“It is true that the food left in the offices, when the maximum remote work has been done, is a contributing factor in the offices having problems with pest control,” said FDA spokeswoman Stephanie Kakomo.
Technical staff are unable to enter separate offices on campus, citing “sensitive and national security information” of the agency’s work, Kakomo added.
According to the agency, less than 10 percent of office building space on a white oak campus is affected by the field mice problem. The mice are in the commissioner’s office, at the Center for Drug Assessment and Research, and at the Center for Devices and Radiological Health.
“Employees who have a pest control problem are given temporary office space, or asked to work full-time until their designated office is ready to return,” Kakomo said.
“To be clear, neither pest control nor other facility issues affect the agency’s return to facilities,” he added, reducing the agency’s operations.
Former FDA Officials have given anonymity to POLITICO to address the issue of rodents, saying that field mice are ahead of a pandemic. The FDA began consolidating operations in the Washington region of White Oak in the early 2000s, an attempt that culminated in 2014.
A former FDA spokesman said staff attributed the mouse problem to the construction of a nearly 700-acre campus in early 2010, adding that the office building that housed most of the FDA staff in Rockwell, Medicine, had no major mouse problems. .
“It does not seem to have disappeared,” the man said, especially in the area of the White Oak Campus, which was built in later years.
Another former official agreed, noting that even before the pandemic, mouse traps would be installed in certain offices “at any time.”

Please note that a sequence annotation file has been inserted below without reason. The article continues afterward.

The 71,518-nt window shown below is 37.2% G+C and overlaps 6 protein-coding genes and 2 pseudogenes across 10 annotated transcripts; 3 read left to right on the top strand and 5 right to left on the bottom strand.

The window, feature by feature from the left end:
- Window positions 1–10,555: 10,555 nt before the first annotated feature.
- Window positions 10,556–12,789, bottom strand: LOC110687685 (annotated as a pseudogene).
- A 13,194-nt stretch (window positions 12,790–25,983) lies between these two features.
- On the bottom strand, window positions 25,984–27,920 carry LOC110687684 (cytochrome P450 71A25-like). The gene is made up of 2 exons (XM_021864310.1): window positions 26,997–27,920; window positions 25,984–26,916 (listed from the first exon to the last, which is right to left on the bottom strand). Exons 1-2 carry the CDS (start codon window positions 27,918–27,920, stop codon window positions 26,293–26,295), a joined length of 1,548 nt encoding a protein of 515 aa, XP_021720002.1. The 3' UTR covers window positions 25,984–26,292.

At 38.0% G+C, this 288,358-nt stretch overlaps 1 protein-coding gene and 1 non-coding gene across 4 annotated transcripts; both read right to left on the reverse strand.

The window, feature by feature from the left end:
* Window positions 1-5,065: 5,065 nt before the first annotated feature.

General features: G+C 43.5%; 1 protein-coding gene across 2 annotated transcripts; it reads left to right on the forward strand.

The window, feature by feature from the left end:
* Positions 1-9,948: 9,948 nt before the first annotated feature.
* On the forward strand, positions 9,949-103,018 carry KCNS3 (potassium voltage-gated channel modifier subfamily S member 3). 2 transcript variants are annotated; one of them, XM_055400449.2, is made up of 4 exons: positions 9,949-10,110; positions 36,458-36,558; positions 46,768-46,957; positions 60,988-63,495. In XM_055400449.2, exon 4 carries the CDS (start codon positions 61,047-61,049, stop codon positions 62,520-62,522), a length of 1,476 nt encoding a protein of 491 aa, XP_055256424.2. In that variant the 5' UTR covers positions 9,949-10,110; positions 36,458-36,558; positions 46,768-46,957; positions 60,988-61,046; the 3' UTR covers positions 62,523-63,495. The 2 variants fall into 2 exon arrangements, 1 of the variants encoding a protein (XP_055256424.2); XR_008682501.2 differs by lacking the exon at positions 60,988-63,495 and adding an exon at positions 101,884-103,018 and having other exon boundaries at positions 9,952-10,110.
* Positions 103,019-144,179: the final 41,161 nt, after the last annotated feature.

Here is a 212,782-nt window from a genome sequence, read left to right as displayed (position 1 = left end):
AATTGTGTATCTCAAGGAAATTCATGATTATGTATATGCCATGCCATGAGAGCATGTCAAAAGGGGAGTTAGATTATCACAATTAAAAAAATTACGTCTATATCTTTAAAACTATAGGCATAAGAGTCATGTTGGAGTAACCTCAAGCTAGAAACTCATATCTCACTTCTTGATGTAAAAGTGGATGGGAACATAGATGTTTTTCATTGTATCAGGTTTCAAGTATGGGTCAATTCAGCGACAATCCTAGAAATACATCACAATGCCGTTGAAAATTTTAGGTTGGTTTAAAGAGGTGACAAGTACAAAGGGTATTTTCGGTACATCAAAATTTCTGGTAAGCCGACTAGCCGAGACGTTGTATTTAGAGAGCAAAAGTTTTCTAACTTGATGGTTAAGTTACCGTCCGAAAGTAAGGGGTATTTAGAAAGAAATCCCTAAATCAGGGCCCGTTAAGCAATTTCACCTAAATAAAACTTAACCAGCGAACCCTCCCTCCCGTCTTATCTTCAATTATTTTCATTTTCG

“The commission office, Building 1, was full of mice,” a former high-ranking FDA official told POLITICO.
AdvaMed CEO Scott Whitaker – leader of the largest medical device group in the medical device business – does not think challenging field mice will affect the agency’s performance.
“The last thing I knew was that they were still mostly working from home and have been working for two years now,” Whitaker said. “So, ordinary business in one sense.”
The FDA is working with the General Services Administration to develop a plan for cleaning and sanitizing office space. Kakomo noted that all large government and non-government campuses relate to pest control as part of the facility’s routine care.
“The white oak campus is located on an area of 662 hectares, which is mainly fields, green spaces and forests, which creates a natural habitat for field mice,” said Kakomo. “When the weather is colder, mice look for ways to enter buildings to find heat and food.”
A former FDA spokesman who recalled the outrage over a decade ago with mice at the headquarters noted that the constant problem is another headache for the agency. His staff return to the office after an unprecedented workload that lasted more than two years.
“I know they think about going back, but nothing kills morale [like] “Open your desk two years later and find evidence of mice,” said the man. “This is not really something that people are fascinated by.”
Mice occupy FDA offices after food left over during a pandemic
Source link Mice occupy FDA offices after food left over during a pandemic